are the difference in `component_list - target_species`

.## Variables

Supporting only a single solute, variables concerning the adsorption of a species are respective to the target species although not explicitly indexed. All other species are inert from a mass balance perspective, but effects of background species to the adsorption of the target species may be modeled by adjusting the Freundlich isotherm parameters and other variables in the model.

Description |
Symbol |
Variable Name |
Index |
Units |
---|---|---|---|---|

Freundlich isotherm k parameter |
\(k\) |
freund_k |
None |
\(\left(\text{m}^3\text{/kg}\right)^\left( \frac{1}{n} \right)\) |

Freundlich isotherm 1/n parameter |
\(\frac{1}{n}\) |
freund_ninv |
None |
\(\text{dimensionless}\) |

surface diffusion coefficient |
\(D_s\) |
ds |
None |
\(\text{m}^2\text{/s}\) |

liquid phase film transfer coefficient |
\(k_f\) |
kf |
None |
\(\text{m/s}\) |

equilibrium concentration of adsorbed phase with liquid phase |
\(q_e\) |
equil_conc |
None |
\(\left( \text{kg}_\text{adsorbate}\text{/kg}_\text{adsorbent} \right)\) |

solute distribution parameter |
\(D_g\) |
dg |
None |
\(\text{dimensionless}\) |

Biot number |
\(Bi\) |
N_Bi |
None |
\(\text{dimensionless}\) |

superficial velocity |
\(u_s\) |
velocity_sup |
None |
\(\text{m/s}\) |

interstitial velocity |
\(u_i\) |
velocity_int |
None |
\(\text{m/s}\) |

bed void fraction |
\(\epsilon\) |
bed_voidage |
None |
\(\text{dimensionless}\) |

bed length |
\(L\) |
bed_length |
None |
\(\text{m}\) |

bed diameter |
\(D\) |
bed_diameter |
None |
\(\text{m}\) |

bed area |
\(A\) |
bed_area |
None |
\(\text{m}^2\) |

bed volume |
\(V\) |
bed_volume |
None |
\(\text{m}^3\) |

empty bed contact time |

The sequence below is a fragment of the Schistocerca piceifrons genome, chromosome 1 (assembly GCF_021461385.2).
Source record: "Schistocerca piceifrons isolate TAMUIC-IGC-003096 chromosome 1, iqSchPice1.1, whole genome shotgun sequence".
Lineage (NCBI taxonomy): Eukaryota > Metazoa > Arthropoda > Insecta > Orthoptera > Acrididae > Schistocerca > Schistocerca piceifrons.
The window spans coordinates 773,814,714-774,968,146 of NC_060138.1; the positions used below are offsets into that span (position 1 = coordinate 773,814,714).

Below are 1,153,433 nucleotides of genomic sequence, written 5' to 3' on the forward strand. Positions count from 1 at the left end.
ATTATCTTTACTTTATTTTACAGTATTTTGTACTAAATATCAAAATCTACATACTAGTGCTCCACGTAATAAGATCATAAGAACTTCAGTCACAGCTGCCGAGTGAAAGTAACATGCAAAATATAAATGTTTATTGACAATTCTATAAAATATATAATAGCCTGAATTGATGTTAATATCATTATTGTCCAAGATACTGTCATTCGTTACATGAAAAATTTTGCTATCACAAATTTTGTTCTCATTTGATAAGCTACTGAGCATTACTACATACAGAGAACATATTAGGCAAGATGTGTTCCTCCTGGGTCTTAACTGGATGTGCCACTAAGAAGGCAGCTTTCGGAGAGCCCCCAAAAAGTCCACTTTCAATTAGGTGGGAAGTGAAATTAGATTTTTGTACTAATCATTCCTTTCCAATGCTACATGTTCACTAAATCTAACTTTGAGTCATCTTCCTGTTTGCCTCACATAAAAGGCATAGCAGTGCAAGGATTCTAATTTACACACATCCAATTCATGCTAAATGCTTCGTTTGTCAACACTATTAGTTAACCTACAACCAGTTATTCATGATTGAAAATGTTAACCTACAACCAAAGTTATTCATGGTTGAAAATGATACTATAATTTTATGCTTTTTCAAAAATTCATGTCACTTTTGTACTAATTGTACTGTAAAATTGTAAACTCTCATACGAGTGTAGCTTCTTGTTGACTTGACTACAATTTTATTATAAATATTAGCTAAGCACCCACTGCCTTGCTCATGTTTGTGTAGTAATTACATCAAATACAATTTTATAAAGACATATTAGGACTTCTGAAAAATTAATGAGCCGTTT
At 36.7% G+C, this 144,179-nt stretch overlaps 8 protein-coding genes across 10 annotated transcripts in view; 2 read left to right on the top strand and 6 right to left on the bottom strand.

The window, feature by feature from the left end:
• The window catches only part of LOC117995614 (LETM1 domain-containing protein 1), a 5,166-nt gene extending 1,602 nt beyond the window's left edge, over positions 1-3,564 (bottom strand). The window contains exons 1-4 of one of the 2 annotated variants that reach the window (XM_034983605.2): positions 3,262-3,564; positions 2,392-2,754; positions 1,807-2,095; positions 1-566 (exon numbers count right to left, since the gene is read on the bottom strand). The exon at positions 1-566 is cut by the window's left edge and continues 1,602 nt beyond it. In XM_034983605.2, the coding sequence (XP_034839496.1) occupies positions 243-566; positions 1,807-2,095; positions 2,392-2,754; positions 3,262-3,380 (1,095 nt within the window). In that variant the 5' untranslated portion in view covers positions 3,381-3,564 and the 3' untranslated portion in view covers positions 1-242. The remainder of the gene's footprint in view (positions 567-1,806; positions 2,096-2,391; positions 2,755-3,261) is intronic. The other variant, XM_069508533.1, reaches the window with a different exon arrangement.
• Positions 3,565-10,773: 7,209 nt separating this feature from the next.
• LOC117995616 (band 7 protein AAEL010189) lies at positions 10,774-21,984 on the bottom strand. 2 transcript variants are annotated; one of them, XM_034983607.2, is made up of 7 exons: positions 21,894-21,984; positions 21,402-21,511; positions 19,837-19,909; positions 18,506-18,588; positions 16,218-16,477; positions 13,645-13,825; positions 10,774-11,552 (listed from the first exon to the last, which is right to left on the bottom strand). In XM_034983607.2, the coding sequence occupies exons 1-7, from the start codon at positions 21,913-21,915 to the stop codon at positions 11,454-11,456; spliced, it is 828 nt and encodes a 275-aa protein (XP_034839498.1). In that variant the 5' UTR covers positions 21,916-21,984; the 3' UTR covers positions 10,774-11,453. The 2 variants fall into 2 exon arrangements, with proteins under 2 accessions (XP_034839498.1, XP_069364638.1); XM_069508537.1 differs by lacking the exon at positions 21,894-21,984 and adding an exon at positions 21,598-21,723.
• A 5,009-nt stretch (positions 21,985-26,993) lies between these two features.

\(EBCT\) |
ebct |
None |
\(\text{s}\) |

fluid residence time in the bed |
\(\tau\) |
residence_time |
None |
\(\text{s}\) |

mass of fresh gac in the bed |
\(M_{GAC}\) |
bed_mass_gac |
None |
\(\text{kg}\) |

gac apparent density |
\(\rho_a\) |
particle_dens_app |
None |
\(\text{kg/}\text{m}^3\) |

gac bulk density |
\(\rho_b\) |
particle_dens_bulk |
None |
\(\text{kg/}\text{m}^3\) |

gac particle diameter |
\(d_p\) |
particle_dia |
None |
\(\text{m}\) |

Stanton equation parameter 0 |
\(a_0\) |
a0 |
None |
\(\text{dimensionless}\) |

Stanton equation parameter 1 |
\(a_1\) |
a1 |
None |
\(\text{dimensionless}\) |

throughput equation parameter 0 |
\(b_0\) |
b0 |
None |
\(\text{dimensionless}\) |

throughput equation parameter 1 |
\(b_1\) |
b1 |
None |
\(\text{dimensionless}\) |

throughput equation parameter 2 |
\(b_2\) |
b2 |
None |
\(\text{dimensionless}\) |

throughput equation parameter 3 |
\(b_3\) |
b3 |
None |
\(\text{dimensionless}\) |

throughput equation parameter 4 |
\(b_4\) |
b4 |
None |
\(\text{dimensionless}\) |

minimum Stanton number to achieve a constant pattern solution |
\(St_{min}\) |
min_N_St |
None |
\(\text{dimensionless}\) |

minimum empty bed contact time to achieve a constant pattern solution |
\(EBCT_{min}\) |
min_ebct |
None |
\(\text{s}\) |

specific throughput from empirical equation |
\(T\) |
throughput |
None |
\(\text{dimensionless}\) |

minimum fluid residence time in the bed to achieve a constant pattern solution |
\(\tau_{min}\) |
min_residence_time |
None |
\(\text{s}\) |